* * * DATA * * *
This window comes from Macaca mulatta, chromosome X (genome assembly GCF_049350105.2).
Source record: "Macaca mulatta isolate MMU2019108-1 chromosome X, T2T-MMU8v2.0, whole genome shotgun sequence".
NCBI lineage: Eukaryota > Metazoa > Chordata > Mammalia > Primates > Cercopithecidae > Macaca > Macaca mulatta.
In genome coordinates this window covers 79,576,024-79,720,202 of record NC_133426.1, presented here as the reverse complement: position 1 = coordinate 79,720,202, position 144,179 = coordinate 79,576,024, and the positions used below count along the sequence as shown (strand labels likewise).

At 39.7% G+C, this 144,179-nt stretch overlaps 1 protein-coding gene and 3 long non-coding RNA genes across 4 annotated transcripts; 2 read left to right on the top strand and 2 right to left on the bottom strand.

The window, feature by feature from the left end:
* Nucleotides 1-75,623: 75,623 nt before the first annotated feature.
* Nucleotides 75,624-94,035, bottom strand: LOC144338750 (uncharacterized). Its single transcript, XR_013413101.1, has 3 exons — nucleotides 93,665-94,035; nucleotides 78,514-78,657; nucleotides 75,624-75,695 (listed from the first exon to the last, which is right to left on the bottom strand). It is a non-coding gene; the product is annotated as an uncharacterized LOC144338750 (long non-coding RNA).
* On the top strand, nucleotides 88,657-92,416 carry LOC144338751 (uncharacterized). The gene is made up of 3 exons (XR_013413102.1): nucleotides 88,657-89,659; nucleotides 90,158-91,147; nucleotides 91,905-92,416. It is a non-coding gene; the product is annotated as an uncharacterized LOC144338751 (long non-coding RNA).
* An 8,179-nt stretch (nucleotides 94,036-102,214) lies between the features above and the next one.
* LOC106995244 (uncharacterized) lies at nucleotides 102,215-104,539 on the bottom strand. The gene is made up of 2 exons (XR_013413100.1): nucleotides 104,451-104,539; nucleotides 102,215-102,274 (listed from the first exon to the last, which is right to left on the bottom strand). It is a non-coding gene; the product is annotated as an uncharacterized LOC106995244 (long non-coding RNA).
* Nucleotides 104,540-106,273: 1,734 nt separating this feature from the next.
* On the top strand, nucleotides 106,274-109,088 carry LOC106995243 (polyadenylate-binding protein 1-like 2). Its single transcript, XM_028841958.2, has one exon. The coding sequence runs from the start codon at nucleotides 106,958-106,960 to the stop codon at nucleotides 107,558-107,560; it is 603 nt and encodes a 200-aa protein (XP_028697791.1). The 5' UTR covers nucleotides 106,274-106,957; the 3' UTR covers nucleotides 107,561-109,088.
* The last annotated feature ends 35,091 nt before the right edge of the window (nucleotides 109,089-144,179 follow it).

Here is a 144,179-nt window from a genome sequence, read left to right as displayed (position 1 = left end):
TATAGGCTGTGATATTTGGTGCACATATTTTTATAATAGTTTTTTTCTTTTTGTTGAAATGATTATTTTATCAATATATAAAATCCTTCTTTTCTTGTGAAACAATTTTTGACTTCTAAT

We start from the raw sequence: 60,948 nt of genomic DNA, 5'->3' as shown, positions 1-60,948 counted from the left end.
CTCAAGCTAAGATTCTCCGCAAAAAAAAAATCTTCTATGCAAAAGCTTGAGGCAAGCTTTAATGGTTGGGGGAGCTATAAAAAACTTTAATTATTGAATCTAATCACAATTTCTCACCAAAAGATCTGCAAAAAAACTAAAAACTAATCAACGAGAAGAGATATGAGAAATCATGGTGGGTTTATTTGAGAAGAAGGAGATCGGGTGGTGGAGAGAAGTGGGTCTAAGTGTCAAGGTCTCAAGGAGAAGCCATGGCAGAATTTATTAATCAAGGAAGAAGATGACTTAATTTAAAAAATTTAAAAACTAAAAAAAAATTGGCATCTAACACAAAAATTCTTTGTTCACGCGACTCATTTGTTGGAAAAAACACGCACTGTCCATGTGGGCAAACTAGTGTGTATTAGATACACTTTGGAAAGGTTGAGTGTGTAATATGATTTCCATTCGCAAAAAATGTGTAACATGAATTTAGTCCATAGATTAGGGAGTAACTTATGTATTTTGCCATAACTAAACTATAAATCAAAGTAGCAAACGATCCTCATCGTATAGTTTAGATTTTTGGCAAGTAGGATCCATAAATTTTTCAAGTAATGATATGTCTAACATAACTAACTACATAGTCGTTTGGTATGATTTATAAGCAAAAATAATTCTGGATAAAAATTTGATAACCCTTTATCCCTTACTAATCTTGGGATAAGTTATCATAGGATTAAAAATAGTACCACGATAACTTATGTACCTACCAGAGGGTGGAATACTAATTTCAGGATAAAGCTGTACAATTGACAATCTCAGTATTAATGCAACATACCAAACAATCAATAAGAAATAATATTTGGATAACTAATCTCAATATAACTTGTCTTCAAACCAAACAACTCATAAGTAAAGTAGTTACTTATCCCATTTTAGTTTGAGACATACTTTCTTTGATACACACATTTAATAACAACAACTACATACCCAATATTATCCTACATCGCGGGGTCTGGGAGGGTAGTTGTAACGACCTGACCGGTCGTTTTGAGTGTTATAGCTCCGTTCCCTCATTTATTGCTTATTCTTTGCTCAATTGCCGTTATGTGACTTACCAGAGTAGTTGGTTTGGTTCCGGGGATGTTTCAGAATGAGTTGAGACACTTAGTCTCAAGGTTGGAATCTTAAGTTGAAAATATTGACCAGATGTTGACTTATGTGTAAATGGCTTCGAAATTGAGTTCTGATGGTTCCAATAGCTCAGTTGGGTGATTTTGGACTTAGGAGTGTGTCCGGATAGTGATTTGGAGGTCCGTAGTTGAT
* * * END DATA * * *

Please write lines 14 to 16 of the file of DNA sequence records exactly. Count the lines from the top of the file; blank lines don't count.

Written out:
* The last annotated feature ends 35,091 nt before the right edge of the window (nucleotides 109,089-144,179 follow it).

Here is a 144,179-nt window from a genome sequence, read left to right as displayed (position 1 = left end):
TATAGGCTGTGATATTTGGTGCACATATTTTTATAATAGTTTTTTTCTTTTTGTTGAAATGATTATTTTATCAATATATAAAATCCTTCTTTTCTTGTGAAACAATTTTTGACTTCTAAT